Heat 3 - Starting 6th on the grid I was worried about how easily others would come through but really I shouldn't have worried so much. It's the case that people were so much faster that really I was more of an object to manoeuvre around than somebody to race. I got a poor starting nearly stalling after pulling away and lost I expect a good 5 places before tipping in for the first corner. I soon got my head down and was pushing harder earlier in the race. Around lap 3 or 4 and I had a couple of rear end slides, the only other person who had shown similar pace to me was a long way behind me so I took the decision to just dial it back a little and nurse it to the final. I had nothing to gain and a lot to lose, it wasn't worth the risk of having to work on my bike to make the final or worse, injure myself and end my day prematurely. It was a shame after I had felt so confident heading into the race but I still stand by my decision. I expect it was largely down to my tyre pressures and the fact the temperature had risen but I hadn't dropped them at all since the morning. I only managed a 49.304 set on lap 2 which shows I backed it off early!
Final - Heading to the final and I was a bit dejected having heard talk of "back markers this" "back markers that" all through the pits while waiting for the final. I had even considered going home as I wasn't happy with the bike in the 3rd heat. I took a minute, pulled up my big boy pants and went out. I was due to be 15th on the grid but moved up a spot as another rider didn't arrive for the start. The lights went out and I had one of the best starts I had had all day, I tipped into the first corner around the outside of other riders and had a good feeling rolling with the pack if only for a few corners. Again I stuck my head down, tried to concentrate on lines and just getting faster and more importantly not being last and not being the slowest which had been my goals for the day. I made a silly mistake part way through the race and it meant a front runner brushed my outside leg with his arm/shoulder as they went round the outside of me, knee firmly squashed into the tarmac. It was certainly a sight to behold! I felt faster through the whole race and wasn't getting as tired. Then, on one of my favourite corners which is in fact almost two corners, a double apex left and on the last lap no less. I felt something at the back of the bike which felt really odd, I stood the bike up, headed for the grass with an arm in the air and heard and felt something "go". I pulled it up on the grass, looked around and sure enough, on the edge of the track lay my chain which had decided to part ways with my bike. It was a frustrating to end to what was my most enjoyable session all day! Despite the chain issue I still finished 16 out of 17 and set a time of 48.682 on lap 9 of 13. Summary - There were highs and lows, there is plenty of work to do on the bike and today my thighs are in so much pain that when attempting to get out of a chair I resemble a granddad after a few sherries, it certainly isn't a fluid motion! But for £45 and about £8 worth of fuel I can't think of a better way to spend a day. I achieved my goals and can't wait to get back out! One downside is underestimating the bike, those used to kick starting bikes will know the fear of a bike kicking back if you use a little throttle to get the bike to start. I also know this but when cold the bike doesn't enjoying starting without a little bit of throttle if you catch it right it's fine. If you don't then you end up with a leg that looks like mine. See the photos in the gallery!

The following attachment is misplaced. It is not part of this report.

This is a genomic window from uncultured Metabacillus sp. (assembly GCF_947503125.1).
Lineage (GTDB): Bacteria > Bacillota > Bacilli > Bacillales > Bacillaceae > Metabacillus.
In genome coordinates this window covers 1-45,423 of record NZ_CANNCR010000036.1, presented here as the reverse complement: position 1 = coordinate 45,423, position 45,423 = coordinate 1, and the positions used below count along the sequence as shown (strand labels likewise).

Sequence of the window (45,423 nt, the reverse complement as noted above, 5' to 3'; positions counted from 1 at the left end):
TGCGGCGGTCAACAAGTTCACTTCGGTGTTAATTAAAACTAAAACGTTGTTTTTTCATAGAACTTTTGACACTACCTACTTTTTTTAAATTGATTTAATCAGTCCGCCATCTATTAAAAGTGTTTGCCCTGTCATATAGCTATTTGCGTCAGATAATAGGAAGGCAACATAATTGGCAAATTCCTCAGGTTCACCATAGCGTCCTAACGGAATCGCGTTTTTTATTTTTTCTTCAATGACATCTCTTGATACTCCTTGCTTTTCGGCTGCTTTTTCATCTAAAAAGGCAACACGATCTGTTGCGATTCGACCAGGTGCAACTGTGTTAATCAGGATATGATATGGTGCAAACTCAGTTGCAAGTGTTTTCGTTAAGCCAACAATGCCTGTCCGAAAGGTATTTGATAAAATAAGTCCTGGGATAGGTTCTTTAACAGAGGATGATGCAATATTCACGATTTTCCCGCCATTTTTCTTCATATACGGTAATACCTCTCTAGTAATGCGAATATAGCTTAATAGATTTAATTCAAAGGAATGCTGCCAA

A great day and I thoroughly recommend trying it, even if it isn't for you then you are unlikely to lose much if any money buying and selling a pre-prepped bike providing you have all the equipment such as leathers etc.